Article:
But it couldn’t be true!  He had to be lying!  And I was determined to prove him wrong….

I waited by the window, searching the skies for telltale signs of flying reindeer.  I listened for the soft thud of hooves on our roof and the jingle of those very special bells and finally, convinced that I’d heard them, I raced off to bed, confidence restored.

Christmas was back on!

The reindeer had taken flight and I was surely about to receive a visit from the man with the white beard and the stash of presents.  All I needed to be absolutely certain was one tiny glimpse of the red suit itself.  The clock ticked by as I waited, my eyelids drooped but I clung to consciousness armed with the knowledge that my brother would pay for his cruel joke.  And then… the door was opening.  I snapped into fake sleep mode as something stocking-shaped was draped across the foot of my bed.  I peeked, just for a fraction of a second… and the awful, bauble-shattering truth came crashing down upon my head.

Unless Santa had started delegating deliveries to my mum, Christmas was sunk.

I recovered…. eventually.

And my love of all things Christmassy has somehow endured over the years.  Perhaps that’s why I’ve sprinkled the second book in my Lightning Catcher series with enough snow to sink a small island?  Could it also explain my excessive use of knitwear, pompoms, snow boots and stodgy puddings?  Is it possible, in fact, that I have allowed my yearning for the perfect, shockproof, Santa-encompassing Christmas to inspire an entire book?

Let me grab my Rudolf slippers and I’ll give it some serious thought!

LIGHTNING CATCHER: THE STORM TOWER THIEF, the second book in the action-packed Lightning Catcher series by Anne Cameron, is out in May 2014.

The Storm Tower Thief by Anne Cameron

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Madeleine Milburn Literary Agency digital bestsellers

SOULMATES by Holly BourneWinter Wonderland by Belinda Jones  Taunting the Dead by Mel Sherratt 

Belinda Jones has had great digital success with her latest novel WINTER WONDERLAND (Hodder), and has been selected for Kindle’s Romance daily deal today.  Download this wonderful Christmas story for a reduced price of 99p only.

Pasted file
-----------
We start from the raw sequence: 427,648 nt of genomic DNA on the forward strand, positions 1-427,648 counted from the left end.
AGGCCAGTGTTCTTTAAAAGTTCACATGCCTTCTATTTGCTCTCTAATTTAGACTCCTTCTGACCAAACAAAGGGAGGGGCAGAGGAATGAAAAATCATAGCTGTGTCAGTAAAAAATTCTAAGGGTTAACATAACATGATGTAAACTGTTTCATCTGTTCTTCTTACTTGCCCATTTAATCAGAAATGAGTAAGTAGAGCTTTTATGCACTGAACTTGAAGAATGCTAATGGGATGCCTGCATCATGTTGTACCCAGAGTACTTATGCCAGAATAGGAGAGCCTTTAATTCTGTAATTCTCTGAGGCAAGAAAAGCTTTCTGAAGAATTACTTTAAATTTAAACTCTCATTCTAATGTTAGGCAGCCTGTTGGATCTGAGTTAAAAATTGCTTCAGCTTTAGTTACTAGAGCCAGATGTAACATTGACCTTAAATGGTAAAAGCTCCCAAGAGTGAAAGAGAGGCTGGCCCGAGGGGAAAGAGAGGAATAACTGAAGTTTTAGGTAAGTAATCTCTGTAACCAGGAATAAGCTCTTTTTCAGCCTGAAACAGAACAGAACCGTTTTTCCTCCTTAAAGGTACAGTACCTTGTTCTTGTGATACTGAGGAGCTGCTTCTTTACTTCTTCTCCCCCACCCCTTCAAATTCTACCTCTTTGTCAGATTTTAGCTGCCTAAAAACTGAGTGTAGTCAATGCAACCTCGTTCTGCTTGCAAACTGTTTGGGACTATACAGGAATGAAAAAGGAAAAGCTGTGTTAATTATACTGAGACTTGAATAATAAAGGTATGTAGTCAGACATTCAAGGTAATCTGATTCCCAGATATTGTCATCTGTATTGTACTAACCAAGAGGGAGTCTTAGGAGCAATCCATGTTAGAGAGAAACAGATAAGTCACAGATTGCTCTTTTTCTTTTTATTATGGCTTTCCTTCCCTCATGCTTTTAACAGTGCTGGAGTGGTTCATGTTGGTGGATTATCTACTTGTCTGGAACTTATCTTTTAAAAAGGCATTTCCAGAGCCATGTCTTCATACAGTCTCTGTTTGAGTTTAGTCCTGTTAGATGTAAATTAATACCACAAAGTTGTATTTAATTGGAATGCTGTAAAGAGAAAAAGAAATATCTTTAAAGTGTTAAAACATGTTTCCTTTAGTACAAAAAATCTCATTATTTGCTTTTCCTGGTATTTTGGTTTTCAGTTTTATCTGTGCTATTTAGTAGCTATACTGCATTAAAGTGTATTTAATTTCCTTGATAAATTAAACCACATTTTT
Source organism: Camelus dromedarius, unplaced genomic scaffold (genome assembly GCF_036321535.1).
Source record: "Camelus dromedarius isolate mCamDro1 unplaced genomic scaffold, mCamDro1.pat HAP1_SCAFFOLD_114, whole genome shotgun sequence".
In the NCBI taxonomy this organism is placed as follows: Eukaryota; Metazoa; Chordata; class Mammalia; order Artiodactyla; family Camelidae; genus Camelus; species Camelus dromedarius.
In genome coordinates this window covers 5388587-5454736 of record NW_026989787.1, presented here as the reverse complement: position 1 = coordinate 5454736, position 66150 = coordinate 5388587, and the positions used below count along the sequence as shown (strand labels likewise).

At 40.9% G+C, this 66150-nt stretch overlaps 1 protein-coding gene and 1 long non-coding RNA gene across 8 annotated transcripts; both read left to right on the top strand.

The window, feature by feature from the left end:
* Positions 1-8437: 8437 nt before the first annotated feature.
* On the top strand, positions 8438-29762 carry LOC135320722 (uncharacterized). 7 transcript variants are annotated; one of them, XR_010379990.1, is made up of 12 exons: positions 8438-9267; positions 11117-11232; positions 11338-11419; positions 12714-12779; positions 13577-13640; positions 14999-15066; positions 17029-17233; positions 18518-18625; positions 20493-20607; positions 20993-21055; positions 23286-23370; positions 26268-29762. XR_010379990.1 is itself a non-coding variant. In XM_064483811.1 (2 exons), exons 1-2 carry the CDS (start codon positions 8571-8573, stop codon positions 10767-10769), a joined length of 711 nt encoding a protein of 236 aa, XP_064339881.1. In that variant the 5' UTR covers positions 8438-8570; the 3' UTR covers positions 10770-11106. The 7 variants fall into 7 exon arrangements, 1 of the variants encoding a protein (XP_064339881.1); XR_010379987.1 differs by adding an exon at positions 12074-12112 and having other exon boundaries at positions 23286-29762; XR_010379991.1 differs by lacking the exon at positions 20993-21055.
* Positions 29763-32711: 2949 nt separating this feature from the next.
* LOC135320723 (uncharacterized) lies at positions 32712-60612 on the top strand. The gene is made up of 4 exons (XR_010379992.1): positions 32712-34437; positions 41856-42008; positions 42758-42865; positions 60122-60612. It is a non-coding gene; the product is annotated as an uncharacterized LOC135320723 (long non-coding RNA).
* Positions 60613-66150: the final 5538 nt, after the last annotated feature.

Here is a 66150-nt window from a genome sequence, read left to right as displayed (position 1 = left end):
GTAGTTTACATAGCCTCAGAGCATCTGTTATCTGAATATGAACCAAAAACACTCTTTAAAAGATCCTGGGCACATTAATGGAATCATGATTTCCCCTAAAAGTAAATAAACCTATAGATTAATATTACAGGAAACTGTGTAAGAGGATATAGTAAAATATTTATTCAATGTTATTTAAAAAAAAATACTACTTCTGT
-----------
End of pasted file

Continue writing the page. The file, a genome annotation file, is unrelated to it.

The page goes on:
Winter Wonderland Kindle daily deal


Congratulations to Holly Bourne whose YA debut SOULMATES (Usborne) has been selected for the Best Teen Fiction Category in iBooks Best of 2013!

Showcasing picks chosen by the iTunes Editorial team, this feature celebrates the year’s best novels, short stories, nonfiction, and more.

Best of 2013 children's fiction SOULMATES


Mel Sherratt’s revamped edition of TAUNTING THE DEAD (Amazon / Thomas & Mercer) went straight into the top 10 Amazon Kindle charts again: No.1 in Police procedurals, No.1 Crime, No.1 International mysteries and No.1 British detective.

Taunting the Dead by Mel Sherratt

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7 days ’til Christmas: The Literary Agency Advent Calendar


In the run up to Christmas, the Madeleine Milburn Literary Agency will be posting an entry from one of our authors each day, offering anything from writing tips and their inspiration, to Christmas memories and their wishes for the year to come.


DAVE LOWE

Dave Lowe

 On their Santa lists this year, alongside the usuals – stuffed toys and Sylvanian Families – both of my daughters (aged 9 and 6) have included ‘books’.  The older one, in fact, has put ‘fat books’, which makes me realise that she’s growing up, although I’m not planning to surprise her with Anna Karenina, as fat as that book might be.

As a children’s writer, of course, both of my kids being avid readers makes me very happy indeed.  Reading with them is one of my favourite things, and it has undoubtedly helped my own writing, too: it’s made me realise what I like in a children’s book.  I like short chapters.  Lots of humour.  Three dimensional characters.  And a plot where you can’t guess exactly how it will finish (although there’s always a very good chance it won’t end in a bloodbath, I suppose).